The UK has now a new defense secretary – and of course a new Prime Minister, the Conservative’s David Cameron – while an emergency budget with implications for defense spending looms, along with a possible review of recent procurement decisions.
The country went to the polls May 6, with neither of the two main parties, Labour nor the Conservatives, securing enough seats to form a majority government. Five days later, on May 11, the Conservative Party – which had secured the largest number of seats – and the Liberal Democrats agreed on the terms of a coalition government. Liam Fox, previously the Conservative Party shadow defense minister, becomes the Secretary of State for Defense in the new government.
At least he is no stranger to the defense portfolio, having been the shadow minister since the end of 2005. He is an unashamed Atlanticist, though as ministerial office has loomed he has publicly tempered this by identifying France as the UK’s key European partner.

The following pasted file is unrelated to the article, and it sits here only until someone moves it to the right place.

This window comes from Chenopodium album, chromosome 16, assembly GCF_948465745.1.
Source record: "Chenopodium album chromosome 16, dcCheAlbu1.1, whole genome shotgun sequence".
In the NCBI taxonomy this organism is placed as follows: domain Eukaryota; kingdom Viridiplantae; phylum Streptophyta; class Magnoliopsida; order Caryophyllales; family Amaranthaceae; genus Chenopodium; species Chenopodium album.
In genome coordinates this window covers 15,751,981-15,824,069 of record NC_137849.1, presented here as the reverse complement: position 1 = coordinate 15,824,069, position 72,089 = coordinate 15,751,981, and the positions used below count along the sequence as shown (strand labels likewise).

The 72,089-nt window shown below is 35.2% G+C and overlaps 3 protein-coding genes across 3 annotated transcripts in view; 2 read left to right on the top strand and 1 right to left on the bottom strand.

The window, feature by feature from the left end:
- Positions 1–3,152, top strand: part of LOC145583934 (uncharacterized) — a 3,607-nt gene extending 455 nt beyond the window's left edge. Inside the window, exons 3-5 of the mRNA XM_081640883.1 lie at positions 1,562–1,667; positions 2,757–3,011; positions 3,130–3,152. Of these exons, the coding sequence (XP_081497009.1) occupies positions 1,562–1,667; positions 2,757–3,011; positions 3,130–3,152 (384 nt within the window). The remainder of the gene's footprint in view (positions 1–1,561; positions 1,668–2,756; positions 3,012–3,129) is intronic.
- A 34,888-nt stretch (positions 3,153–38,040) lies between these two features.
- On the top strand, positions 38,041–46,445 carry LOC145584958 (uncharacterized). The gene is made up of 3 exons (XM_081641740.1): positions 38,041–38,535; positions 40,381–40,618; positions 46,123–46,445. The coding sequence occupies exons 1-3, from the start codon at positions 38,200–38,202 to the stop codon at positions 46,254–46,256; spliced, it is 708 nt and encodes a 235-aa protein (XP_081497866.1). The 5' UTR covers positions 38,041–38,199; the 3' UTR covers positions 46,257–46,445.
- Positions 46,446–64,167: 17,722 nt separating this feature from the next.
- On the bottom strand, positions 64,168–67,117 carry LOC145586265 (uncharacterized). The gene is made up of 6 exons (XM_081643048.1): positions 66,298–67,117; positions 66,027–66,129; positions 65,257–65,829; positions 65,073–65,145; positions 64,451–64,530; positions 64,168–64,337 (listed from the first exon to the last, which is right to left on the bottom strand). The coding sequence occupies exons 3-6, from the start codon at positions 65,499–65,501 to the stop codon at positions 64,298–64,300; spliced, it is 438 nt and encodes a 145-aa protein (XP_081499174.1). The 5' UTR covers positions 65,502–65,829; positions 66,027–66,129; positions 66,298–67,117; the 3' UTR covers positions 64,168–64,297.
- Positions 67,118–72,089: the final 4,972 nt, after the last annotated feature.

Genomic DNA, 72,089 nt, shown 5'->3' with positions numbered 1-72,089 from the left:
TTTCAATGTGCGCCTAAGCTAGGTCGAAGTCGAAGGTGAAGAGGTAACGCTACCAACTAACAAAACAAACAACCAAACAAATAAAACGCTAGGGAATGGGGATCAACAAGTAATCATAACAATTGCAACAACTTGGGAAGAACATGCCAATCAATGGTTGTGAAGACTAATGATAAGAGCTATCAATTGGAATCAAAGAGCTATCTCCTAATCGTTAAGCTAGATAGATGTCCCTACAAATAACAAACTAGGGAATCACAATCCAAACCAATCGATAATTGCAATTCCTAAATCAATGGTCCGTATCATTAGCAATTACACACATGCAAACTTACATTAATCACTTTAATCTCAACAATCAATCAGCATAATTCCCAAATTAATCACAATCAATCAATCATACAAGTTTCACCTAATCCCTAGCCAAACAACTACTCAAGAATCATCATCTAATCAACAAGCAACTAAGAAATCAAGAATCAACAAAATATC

Some in industry have voiced concern that European defense relations might be neglected by a Conservative administration.
The Conservative-led coalition will also conclude an emergency budget within the next 50 days with the aim of saving £6 billion ($9 billion) in near-term expenditure. There is no reason to assume that the defense budget will be excluded from the spending review.
The Liberal Democrats in their manifesto ruled out “‘a like-for-like’ replacement of the Trident nuclear weapons systems”. The Conservatives remain wedded to a submarine-based ballistic missile deterrent. This difference has so far been papered-over in the thinnest of language.
Nick Clegg, the Liberal Democrat leader, becomes deputy prime minister, while other members of his party will gain ministerial posts as part of the coalition deal.
Picture credit Houses of Parliament